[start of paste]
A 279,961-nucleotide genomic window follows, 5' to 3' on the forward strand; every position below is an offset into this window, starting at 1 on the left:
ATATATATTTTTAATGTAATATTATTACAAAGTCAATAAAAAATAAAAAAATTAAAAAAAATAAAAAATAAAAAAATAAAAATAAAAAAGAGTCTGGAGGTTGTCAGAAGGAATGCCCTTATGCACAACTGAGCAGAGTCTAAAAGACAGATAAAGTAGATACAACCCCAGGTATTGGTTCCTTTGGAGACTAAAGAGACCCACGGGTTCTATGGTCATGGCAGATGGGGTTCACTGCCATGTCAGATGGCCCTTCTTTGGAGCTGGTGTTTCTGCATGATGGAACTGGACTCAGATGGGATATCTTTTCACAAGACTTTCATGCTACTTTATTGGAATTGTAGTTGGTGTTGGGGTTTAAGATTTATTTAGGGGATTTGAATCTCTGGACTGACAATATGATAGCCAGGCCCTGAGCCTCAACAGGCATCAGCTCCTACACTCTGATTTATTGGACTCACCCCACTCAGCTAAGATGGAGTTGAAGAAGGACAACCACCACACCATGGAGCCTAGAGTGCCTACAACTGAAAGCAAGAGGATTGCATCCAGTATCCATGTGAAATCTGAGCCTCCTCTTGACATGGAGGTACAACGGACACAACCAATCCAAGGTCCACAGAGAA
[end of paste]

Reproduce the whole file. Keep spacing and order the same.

A 279,961-nucleotide genomic window follows, 5' to 3' on the forward strand; every position below is an offset into this window, starting at 1 on the left:
ATATATATTTTTAATGTAATATTATTACAAAGTCAATAAAAAATAAAAAAATTAAAAAAAATAAAAAATAAAAAAATAAAAATAAAAAAGAGTCTGGAGGTTGTCAGAAGGAATGCCCTTATGCACAACTGAGCAGAGTCTAAAAGACAGATAAAGTAGATACAACCCCAGGTATTGGTTCCTTTGGAGACTAAAGAGACCCACGGGTTCTATGGTCATGGCAGATGGGGTTCACTGCCATGTCAGATGGCCCTTCTTTGGAGCTGGTGTTTCTGCATGATGGAACTGGACTCAGATGGGATATCTTTTCACAAGACTTTCATGCTACTTTATTGGAATTGTAGTTGGTGTTGGGGTTTAAGATTTATTTAGGGGATTTGAATCTCTGGACTGACAATATGATAGCCAGGCCCTGAGCCTCAACAGGCATCAGCTCCTACACTCTGATTTATTGGACTCACCCCACTCAGCTAAGATGGAGTTGAAGAAGGACAACCACCACACCATGGAGCCTAGAGTGCCTACAACTGAAAGCAAGAGGATTGCATCCAGTATCCATGTGAAATCTGAGCCTCCTCTTGACATGGAGGTACAACGGACACAACCAATCCAAGGTCCACAGAGAA